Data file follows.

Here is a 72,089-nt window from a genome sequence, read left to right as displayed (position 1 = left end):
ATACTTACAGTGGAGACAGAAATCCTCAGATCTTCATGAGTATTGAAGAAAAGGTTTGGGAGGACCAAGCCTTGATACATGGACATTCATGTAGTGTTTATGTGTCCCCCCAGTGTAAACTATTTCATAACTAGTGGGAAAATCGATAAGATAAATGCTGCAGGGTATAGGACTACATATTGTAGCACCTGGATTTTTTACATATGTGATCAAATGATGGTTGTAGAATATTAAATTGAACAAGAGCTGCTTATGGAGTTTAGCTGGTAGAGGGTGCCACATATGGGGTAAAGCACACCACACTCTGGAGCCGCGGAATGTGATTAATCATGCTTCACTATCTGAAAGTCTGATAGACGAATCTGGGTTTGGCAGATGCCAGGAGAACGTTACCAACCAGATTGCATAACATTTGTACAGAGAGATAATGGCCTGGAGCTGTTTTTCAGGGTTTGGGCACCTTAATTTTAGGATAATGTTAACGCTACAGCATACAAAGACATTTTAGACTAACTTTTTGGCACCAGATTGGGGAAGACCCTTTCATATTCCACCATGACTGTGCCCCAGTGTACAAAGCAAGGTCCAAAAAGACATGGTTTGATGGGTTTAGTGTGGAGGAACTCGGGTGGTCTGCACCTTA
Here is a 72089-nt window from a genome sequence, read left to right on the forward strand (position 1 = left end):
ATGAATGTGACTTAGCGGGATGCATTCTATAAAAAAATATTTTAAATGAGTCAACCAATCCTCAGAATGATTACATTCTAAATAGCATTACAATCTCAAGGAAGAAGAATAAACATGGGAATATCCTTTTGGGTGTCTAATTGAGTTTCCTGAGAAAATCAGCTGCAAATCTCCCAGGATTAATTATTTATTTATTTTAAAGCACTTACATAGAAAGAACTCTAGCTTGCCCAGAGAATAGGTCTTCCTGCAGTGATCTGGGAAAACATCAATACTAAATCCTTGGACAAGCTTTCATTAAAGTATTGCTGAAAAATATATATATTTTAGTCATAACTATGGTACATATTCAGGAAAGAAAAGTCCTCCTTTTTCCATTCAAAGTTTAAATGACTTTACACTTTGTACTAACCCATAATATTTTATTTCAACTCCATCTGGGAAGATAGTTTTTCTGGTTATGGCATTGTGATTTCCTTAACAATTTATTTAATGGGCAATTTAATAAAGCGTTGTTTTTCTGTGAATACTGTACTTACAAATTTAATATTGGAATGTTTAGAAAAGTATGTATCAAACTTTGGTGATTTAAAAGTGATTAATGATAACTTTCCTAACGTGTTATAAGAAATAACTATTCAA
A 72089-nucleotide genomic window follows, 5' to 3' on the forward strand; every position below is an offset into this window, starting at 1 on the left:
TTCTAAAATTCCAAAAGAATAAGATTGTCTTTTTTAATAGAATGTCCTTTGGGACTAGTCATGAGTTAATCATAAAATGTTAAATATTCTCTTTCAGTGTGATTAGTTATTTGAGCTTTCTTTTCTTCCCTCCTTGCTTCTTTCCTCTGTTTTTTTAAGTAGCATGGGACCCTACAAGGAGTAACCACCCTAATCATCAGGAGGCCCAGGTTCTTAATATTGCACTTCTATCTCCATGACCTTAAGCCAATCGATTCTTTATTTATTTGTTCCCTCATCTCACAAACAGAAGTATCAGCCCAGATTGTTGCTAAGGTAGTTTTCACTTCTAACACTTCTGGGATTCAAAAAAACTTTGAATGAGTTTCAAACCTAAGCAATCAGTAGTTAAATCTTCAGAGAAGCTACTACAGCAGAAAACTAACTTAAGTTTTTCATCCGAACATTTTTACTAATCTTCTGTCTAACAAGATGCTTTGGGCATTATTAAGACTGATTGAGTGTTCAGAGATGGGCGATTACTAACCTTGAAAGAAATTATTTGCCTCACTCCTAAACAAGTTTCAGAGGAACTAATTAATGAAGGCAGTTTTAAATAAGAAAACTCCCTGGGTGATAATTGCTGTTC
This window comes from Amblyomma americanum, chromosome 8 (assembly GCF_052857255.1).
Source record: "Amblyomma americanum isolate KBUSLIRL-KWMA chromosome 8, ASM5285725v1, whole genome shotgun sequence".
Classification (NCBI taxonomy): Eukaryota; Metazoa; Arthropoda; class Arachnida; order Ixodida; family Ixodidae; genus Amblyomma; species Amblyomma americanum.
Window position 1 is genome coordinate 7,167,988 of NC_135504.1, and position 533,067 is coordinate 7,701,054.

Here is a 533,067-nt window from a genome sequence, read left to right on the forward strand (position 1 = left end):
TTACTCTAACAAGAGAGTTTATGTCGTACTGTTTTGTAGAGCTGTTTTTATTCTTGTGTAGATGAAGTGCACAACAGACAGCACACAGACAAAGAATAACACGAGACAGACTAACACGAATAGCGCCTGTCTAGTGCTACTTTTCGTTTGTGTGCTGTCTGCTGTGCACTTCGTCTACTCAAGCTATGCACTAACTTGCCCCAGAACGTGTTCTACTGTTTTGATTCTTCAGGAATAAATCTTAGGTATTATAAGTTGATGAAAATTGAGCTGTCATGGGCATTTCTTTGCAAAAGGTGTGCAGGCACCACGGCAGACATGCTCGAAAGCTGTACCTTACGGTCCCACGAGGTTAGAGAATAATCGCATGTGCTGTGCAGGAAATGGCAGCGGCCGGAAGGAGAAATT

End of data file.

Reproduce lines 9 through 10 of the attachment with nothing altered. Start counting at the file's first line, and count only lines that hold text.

Classification (NCBI taxonomy): Eukaryota; Metazoa; Arthropoda; class Arachnida; order Ixodida; family Ixodidae; genus Amblyomma; species Amblyomma americanum.
Window position 1 is genome coordinate 7,167,988 of NC_135504.1, and position 533,067 is coordinate 7,701,054.